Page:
Experimental Geochemistry Facilities
The Watson Lab
Humans are unable to directly observe most Earth processes. We can neither travel substantially beneath the Earth’s surface, nor are we able to turn back the clock and witness the numerous changes within the planet over the last 4.5 billion years. Despite our limits, we know the approximate range of physical conditions in the Earth, both now and throughout time. Earth scientists are able to characterize the deep Earth by monitoring the behavior of seismic waves, and their evaluations constrain the nature of the materials and processes at depth. And we understand the chemical composition of few deep earth materials brought to the surface by Earth’s dynamic lithosphere. With this knowledge, it is therefore reasonable to create experiments which examine the effect of relevant physical conditions on specific chemical systems. This method of investigation is known as experimental geochemistry, and it provides tremendous insight to those processes at work in our planet.
The experimental facilities here at RPI were assembled under the direction of E. Bruce Watson. These are used to examine a wide-range of processes in geologically relevant materials. Mostly, the lab efforts characterize transport phenomena: the transfer of material or energy within naturally occurring chemical systems.
Important Variables: Temperature and Pressure
The Earth is hottest at its core, and cools as one approaches the surface. Additionally, as one goes deeper into the earth, the pressure increases because of the accumulated weight of the overlying rocks. The cartoon to the left shows a thin slice through the upper part of a continent (the distance is not even half of a percent of the Earth's radius). Even over this relatively short distance once sees a dramatic increase in temperature and pressure. As one goes 20 km into the Earth, the temperature increases from near 0oC to 250oC, and the pressure increases from 0.1 MPa (atmospheric) to 660 MPa (roughly 6600 times atmospheric).
Experimental geochemistry seeks to examine processes by recreating the conditions of the deep Earth at its surface. It is therefore necessary to replicate a range of pressures and temperatures within the lab. This may be done somewhat easily using pumps and furnaces configured to reach the conditions of interest.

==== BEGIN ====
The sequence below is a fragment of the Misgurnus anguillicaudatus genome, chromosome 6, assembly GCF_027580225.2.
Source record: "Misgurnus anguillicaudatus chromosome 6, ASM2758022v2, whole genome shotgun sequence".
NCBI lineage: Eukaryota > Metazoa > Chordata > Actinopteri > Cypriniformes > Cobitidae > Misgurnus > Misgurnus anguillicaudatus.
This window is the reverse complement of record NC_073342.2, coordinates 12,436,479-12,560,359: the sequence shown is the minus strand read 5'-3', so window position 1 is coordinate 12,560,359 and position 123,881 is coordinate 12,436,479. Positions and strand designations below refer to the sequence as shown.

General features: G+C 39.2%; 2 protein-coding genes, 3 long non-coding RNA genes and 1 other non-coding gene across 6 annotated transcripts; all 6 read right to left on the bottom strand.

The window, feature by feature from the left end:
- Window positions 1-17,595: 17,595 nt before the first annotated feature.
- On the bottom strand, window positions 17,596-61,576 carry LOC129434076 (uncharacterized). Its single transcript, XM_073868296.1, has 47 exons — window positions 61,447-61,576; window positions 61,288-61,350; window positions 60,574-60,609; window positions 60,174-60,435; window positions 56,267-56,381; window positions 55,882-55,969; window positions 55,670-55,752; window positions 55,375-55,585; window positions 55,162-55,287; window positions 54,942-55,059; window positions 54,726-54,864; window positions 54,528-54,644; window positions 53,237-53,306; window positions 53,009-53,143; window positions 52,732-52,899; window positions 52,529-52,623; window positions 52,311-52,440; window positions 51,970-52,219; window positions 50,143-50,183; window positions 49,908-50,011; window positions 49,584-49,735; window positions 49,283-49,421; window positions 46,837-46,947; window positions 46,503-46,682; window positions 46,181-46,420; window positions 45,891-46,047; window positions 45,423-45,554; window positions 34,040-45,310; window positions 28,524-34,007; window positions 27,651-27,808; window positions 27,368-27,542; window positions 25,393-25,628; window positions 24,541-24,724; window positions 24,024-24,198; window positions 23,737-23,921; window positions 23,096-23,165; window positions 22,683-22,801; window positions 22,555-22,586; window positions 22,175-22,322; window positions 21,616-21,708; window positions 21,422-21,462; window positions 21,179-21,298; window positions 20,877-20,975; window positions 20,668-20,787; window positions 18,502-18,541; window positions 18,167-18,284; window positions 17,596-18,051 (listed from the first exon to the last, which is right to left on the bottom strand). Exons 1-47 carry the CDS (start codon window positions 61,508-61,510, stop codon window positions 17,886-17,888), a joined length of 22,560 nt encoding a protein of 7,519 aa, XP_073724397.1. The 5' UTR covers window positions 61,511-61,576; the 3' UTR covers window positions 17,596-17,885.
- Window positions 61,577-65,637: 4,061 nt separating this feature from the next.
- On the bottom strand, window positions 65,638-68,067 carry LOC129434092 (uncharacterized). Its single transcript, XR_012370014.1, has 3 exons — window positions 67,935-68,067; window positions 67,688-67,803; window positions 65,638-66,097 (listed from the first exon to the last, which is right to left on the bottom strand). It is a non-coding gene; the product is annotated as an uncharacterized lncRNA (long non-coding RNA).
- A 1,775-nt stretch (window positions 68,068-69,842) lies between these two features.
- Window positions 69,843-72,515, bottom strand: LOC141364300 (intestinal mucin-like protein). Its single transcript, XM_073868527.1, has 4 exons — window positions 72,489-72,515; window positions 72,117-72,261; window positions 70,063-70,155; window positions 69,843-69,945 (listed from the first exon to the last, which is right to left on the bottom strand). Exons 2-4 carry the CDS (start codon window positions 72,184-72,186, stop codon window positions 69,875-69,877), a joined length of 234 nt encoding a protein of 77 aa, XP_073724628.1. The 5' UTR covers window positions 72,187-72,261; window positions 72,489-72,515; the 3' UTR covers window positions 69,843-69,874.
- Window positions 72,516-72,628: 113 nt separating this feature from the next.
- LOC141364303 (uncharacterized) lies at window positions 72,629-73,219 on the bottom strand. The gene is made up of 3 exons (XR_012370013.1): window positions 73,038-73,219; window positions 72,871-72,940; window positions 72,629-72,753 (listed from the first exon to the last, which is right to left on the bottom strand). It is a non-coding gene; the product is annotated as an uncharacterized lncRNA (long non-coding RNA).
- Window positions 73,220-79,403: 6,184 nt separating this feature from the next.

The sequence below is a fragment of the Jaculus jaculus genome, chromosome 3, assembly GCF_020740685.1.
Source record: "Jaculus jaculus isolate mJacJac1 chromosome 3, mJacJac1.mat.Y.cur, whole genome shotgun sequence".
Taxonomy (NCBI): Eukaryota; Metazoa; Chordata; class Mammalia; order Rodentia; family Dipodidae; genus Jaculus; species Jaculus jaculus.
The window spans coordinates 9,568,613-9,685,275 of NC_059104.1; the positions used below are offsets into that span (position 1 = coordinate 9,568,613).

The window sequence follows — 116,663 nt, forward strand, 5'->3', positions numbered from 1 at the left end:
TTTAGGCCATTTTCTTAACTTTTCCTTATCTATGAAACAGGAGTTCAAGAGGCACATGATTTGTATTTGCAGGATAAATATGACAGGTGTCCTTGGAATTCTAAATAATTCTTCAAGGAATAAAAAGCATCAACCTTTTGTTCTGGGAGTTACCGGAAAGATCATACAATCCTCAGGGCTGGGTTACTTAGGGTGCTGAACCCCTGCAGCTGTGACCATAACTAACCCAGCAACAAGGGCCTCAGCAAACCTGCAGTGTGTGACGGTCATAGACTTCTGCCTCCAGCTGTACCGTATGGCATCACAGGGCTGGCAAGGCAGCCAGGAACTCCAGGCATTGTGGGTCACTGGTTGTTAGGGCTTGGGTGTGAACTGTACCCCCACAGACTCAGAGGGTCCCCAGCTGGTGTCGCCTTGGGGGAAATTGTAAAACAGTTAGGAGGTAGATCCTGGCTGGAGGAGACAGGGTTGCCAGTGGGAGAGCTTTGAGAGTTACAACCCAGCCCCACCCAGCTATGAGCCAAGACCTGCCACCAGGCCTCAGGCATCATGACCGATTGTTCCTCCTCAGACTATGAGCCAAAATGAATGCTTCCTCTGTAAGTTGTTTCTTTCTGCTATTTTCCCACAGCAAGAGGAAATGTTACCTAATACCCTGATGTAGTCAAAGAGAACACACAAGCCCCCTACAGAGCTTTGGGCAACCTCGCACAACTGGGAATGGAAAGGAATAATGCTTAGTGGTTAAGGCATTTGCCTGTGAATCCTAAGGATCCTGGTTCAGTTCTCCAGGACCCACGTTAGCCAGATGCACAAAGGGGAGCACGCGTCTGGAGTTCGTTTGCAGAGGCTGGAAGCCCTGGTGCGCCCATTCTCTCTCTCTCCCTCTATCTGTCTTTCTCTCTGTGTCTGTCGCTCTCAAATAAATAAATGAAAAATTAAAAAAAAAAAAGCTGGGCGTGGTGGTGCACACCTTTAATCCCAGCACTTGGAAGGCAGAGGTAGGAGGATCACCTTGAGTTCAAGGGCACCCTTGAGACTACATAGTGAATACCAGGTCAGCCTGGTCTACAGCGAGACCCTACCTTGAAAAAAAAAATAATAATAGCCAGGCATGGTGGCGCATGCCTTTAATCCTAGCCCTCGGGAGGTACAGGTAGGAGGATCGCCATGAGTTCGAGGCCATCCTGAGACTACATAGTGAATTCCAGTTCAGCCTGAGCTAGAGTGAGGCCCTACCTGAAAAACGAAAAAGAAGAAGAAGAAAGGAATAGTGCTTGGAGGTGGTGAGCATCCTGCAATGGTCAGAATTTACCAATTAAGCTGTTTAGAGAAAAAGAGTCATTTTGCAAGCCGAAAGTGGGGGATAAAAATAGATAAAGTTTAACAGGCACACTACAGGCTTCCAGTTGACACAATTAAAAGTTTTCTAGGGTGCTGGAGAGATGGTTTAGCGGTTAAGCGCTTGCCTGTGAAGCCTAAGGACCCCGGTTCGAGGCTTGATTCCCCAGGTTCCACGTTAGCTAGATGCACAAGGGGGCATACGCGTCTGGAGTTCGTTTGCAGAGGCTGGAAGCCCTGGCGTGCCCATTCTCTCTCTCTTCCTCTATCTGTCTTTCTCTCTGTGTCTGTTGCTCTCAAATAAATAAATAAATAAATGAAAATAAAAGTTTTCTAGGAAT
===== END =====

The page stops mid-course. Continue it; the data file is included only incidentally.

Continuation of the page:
This piece of equipment is similar to an electric kitchen oven: a heating element (resistant wire) converts electrical input into thermal energy, which heats a volume of air, the temperature of which is monitored and the electrical input is adjusted to achieve or maintain a preset temperature. The materials to be heated may be open or sealed, but no external pressure is applied - in other words, the sample experiences near-atmospheric pressure. However, unlike the your average household oven, this furnace is configured to heat its center very evenly to temperatures up to 1200oC (2192oF). Other furnaces in the lab with U-shaped elements made of MoSi2 achieve temperatures up to 1800oC (3272oF). These devices are particularly useful for examining how temperature influences chemical processes likely to be at work in the Earth.
This device is similar to the one-atmosphere furnace. However, in the cold-seal apparatus the sample is placed inside a vessel of a strong alloy. The bomb, as the alloy vessel is called, is sealed outside the furnace (hence the name) and may be pressurized with water to 400 MPa (56,000 PSI). Because very high temperatures will weaken the bomb, temperatures may not exceed 1000oC. Despite this limitation, the device is extremely useful, as this range of pressure and temperature well matches that of the upper and middle crust of the Earth.
Although greatly different in appearance, this device utilizes a furnace and pump just like the cold-seal apparatus. The heating element is different; instead of a high-temperature wire, it uses a disposable cylinder of graphite. And instead of water pressure on the sample, the pump forces a piston against the starting components, which are packed in crushable solid materials which are placed snugly into a thick-walled cylinder of rigid tungsten carbide and steel. With sufficient pumping, the machine produces uniform (isostatic) pressure around the sample. This apparatus reaches a wide range of temperatures, from 600-1700oC (1112-3092oF), and pressures, from 500 MPa to 3500 MPa (70,000-490,000 PSI), covering the extent of conditions relevant to processes in the lower crust and upper mantle of the Earth.